Police Board weighs years of loyal service, decides not sack Superintendent over escape

'Oku taupotu 'i lalo ha fakamatala faka-Tonga

Police Superintendent Tu’ungafasi Polelei Falakiseni has escaped being sacked, but has been reduced to the rank of Chief Inspector of Police.

The Police Board reduced his rank because of his involvement in the escape of American Dean Jay Fletcher, who was being held following the death of his wife.

Fletcher was arrested on 9 July 2016 and taken to the Magistrate charged with the crime of Manslaughter. The Magistrate ordered that Fletcher be remanded to Police custody to be brought to court on July 11, 2016.

Fletcher had tried to flee once before but managed to escape from custody and sail to American Samoa on his yacht.

Fletcher had been in a cell, but was moved to an interview room one night due to an influx of prisoners.

Falakiseni gave orders for the transfer and meant it to be for one night only, but did not check that it had been carried out properly. Fletcher escaped on September 29, 2016.

Fletcher sailed to Pago Pago, American Samoa. The Tongan government requested his extradition, but this was denied. He was then transferred to Hawai’i and another request to have him returned to Tonga was also refused by American authorities.

Following an investigation into the escape, several police officers were reprimanded and Falakiseni was issued with a Notice of Loss of Confidence on October 16, 2017. He was also warned that the Police Employment Committee was considering terminating his employment.

The PEC said Fletcher’s escape from Police custody was directly linked to  Falakiseni’s “negligence, lack of judgment, lack of direction  and oversight.”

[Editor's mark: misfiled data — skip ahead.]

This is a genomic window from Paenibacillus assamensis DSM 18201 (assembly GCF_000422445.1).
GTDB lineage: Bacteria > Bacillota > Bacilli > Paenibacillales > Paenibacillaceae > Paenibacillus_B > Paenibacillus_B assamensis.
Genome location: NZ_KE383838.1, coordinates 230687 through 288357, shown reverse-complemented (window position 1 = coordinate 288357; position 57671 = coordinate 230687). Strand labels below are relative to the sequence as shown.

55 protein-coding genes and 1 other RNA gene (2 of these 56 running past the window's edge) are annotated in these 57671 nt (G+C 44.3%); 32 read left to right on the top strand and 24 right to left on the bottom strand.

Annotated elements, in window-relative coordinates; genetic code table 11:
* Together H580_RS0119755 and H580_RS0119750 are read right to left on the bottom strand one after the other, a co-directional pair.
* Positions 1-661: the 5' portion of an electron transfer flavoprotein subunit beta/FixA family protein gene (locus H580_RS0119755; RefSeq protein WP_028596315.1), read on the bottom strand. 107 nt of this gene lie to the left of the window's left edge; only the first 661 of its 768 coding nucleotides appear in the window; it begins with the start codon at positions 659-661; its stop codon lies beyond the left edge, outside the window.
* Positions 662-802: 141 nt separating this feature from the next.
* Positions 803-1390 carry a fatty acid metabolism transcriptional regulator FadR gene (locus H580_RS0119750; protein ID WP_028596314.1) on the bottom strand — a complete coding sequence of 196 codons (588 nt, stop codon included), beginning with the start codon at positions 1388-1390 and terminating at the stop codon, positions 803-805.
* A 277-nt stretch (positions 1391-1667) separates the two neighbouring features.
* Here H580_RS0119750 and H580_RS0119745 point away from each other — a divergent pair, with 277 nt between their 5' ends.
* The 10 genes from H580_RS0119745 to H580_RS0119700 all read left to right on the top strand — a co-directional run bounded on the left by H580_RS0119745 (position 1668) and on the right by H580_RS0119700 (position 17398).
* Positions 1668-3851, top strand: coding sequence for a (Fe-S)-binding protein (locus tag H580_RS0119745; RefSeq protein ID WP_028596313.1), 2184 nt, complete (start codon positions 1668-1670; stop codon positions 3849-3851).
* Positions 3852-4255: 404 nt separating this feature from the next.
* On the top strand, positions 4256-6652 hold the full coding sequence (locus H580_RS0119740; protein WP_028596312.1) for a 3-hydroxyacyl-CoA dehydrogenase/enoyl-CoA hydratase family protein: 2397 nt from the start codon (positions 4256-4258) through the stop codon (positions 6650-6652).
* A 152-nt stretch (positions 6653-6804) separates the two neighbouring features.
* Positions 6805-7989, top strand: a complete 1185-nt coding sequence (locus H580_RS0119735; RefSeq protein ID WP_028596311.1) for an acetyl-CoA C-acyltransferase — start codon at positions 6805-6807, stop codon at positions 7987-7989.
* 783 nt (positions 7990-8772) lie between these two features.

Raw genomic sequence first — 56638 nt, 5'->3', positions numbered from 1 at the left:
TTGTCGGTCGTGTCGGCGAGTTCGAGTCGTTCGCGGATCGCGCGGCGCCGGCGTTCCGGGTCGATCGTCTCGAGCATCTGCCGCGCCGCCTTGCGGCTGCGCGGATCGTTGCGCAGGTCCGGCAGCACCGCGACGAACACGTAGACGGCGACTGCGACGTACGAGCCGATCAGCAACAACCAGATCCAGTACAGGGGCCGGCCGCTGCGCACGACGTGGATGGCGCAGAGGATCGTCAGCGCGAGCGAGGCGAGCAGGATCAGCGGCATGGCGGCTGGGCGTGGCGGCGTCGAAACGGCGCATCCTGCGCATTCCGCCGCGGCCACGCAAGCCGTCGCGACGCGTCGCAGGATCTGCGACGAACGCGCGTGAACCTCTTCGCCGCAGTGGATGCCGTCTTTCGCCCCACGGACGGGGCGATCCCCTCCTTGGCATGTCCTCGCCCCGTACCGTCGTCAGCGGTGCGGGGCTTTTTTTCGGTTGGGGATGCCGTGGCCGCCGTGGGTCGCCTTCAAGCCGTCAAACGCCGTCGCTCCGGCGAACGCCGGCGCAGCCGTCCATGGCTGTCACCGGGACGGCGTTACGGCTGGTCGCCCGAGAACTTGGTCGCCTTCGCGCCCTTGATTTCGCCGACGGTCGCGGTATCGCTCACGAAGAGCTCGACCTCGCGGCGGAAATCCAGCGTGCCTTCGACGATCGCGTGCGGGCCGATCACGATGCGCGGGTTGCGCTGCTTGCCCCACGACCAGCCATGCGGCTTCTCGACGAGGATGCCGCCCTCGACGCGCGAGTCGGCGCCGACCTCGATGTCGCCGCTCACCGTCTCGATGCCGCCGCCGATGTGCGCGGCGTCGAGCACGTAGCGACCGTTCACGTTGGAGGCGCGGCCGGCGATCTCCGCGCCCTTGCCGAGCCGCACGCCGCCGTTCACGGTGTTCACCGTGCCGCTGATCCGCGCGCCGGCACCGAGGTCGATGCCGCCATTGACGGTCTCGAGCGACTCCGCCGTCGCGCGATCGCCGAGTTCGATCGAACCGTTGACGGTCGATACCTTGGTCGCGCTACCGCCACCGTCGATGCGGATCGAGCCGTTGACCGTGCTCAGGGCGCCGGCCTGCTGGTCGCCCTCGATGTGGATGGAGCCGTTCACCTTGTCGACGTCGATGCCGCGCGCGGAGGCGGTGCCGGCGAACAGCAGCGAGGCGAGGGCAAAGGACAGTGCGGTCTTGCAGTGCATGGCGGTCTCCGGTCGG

It said Fletcher had been put into the interview room even though Fletcher was a high risk poriosner.

“Fletcher’s yacht Sea Oak was not properly secured and his passport, cash and credit cards  were not  properly secured.

“The escape has caused huge embarrassment to the Tonga Police, the Government of Tonga and the  Kingdom  of Tonga. Further, the  deceased’s  family is still deprived of the  justice  for  the brutal murder  of their  loved  one. “

Falakiseni admitted the allegations made against him and said he wanted to apologise.

On July 13 this year the PEC change its mind and sought to reduce Falakiseni in rank rather than sack him.

The Committee said there had been no corruption and that Falakiseni had been honest and co-operative  during the investigation. It also took into account his unblemished  record  of 34 years  of service.

The PEC said it also acknowledged his “loyalty and ongoing commitment to his job and the Tonga Police despite knowing  PEC’s intent to terminate his appointment  in the  earlier  decision.”

The Chair of the Police Board, Justice Cato, ordered that Falakiseni’s rank be reduced.

However, he said the board did not agree with the PEC’s desire to reduce Falakiseni’s salary as well, saying this would be a double punishment. He would therefore continue to receive his existing salary.

For more information

Five Vavaʻu Police officers face punishment after breach of procedure led to escape of US murder suspect

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